While many stores experienced big crowds on Black Friday, Sears was a ghost town.
In October, Sears declared bankruptcy after facing years of poor sales numbers, according to a CNBC report. Unfortunately, disappointing deals kept shoppers away and disappointing sales may end up spelling doom for the iconic retailer.
Unfortunately, for eight years, Sears hasn't had any profits, which is why the once behemoth retailer is now fighting for its very life. The Galleria White Plains mall Sears looked like a ghost town, which is similar to how it has looked in recent years on one of the biggest shopping days of the year.
"This place looks like a ghost town. It was a waste to even come out. They're not really changing the prices," shopper Brandon Warkenthin from White Plains, New York, said.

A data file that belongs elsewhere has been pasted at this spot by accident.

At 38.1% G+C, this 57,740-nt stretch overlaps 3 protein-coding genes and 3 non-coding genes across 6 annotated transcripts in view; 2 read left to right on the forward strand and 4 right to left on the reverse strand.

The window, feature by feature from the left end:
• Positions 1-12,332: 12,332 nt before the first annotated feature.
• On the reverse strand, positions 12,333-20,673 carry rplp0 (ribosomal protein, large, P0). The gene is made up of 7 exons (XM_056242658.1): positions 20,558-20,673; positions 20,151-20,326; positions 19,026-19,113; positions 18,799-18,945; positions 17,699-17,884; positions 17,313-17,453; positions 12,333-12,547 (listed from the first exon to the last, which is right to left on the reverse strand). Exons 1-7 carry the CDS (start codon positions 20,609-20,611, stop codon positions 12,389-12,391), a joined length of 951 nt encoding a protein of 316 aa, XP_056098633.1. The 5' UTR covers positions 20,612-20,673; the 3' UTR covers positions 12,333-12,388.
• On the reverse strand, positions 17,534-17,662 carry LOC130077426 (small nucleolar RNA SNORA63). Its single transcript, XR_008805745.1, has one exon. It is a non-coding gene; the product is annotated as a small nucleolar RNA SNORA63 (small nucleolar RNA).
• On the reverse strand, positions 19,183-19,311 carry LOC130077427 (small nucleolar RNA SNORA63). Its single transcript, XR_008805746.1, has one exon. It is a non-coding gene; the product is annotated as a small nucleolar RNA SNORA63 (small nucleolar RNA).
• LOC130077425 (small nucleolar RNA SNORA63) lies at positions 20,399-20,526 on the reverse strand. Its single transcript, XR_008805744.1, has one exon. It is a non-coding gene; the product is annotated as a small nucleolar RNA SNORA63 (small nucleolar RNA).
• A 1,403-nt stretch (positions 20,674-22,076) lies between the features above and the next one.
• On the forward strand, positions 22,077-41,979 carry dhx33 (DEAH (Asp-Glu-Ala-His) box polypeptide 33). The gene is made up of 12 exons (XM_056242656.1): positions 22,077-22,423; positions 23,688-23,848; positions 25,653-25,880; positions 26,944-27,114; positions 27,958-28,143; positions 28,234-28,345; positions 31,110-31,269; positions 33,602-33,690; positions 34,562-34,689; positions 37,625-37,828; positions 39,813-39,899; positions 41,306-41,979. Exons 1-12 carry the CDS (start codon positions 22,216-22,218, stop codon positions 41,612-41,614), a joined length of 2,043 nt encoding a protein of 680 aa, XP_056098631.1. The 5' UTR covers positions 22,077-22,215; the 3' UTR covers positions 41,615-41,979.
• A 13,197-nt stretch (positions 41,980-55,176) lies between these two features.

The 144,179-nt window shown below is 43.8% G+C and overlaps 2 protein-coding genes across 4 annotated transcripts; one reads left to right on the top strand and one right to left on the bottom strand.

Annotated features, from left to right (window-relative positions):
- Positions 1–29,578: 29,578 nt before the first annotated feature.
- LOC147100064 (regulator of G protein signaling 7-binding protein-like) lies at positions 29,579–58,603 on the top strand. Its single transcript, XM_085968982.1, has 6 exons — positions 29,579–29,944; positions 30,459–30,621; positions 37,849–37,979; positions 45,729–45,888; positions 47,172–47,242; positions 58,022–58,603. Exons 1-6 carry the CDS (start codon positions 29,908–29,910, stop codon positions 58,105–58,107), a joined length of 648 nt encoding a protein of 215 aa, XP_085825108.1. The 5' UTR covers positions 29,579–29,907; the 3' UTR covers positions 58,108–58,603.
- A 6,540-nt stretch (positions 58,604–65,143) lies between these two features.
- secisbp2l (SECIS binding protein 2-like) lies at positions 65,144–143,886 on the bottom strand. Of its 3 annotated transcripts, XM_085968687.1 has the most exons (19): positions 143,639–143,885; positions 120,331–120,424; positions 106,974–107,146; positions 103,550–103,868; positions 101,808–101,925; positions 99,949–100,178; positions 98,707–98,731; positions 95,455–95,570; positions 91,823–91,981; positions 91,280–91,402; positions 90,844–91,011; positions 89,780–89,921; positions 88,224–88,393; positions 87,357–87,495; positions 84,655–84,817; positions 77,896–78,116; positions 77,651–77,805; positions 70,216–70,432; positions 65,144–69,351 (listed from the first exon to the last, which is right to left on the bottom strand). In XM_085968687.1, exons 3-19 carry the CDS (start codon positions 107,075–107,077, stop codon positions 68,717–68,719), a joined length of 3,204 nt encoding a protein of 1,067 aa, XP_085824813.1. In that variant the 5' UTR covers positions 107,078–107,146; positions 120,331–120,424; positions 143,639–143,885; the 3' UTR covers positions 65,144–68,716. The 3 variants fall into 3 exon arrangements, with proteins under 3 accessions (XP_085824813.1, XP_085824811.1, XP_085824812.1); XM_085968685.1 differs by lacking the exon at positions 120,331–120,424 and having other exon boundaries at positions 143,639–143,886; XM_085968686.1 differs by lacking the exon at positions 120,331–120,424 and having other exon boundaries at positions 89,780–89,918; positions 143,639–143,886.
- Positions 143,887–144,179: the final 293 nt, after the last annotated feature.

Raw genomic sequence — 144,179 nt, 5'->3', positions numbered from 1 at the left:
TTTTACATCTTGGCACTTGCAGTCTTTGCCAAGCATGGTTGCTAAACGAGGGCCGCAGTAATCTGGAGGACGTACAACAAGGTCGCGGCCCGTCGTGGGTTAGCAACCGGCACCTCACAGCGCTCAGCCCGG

The store not only counted few shoppers among its occupants on Black Friday, but also few employees. The small number of customers who ventured out to see Sears' offerings struggled to find any type of help.
One shopper named Andy Gill, who appreciated the lifetime guarantee on tools the store offered, commented on the lack of employees.
"The customer service — I don't see any people around here."
Of course, because of the low turnout, even with few employees working, lines never grew longer than three customers during the first few hours of the sale.
Sears chairman and former CEO Eddie Lampert wants to keep the store alive.
"We need to show material progress over the next few months to establish to our senior lenders that a reorganization of the company is realistic and to avoid a shutdown and liquidation," he told employees in October after the company's filing.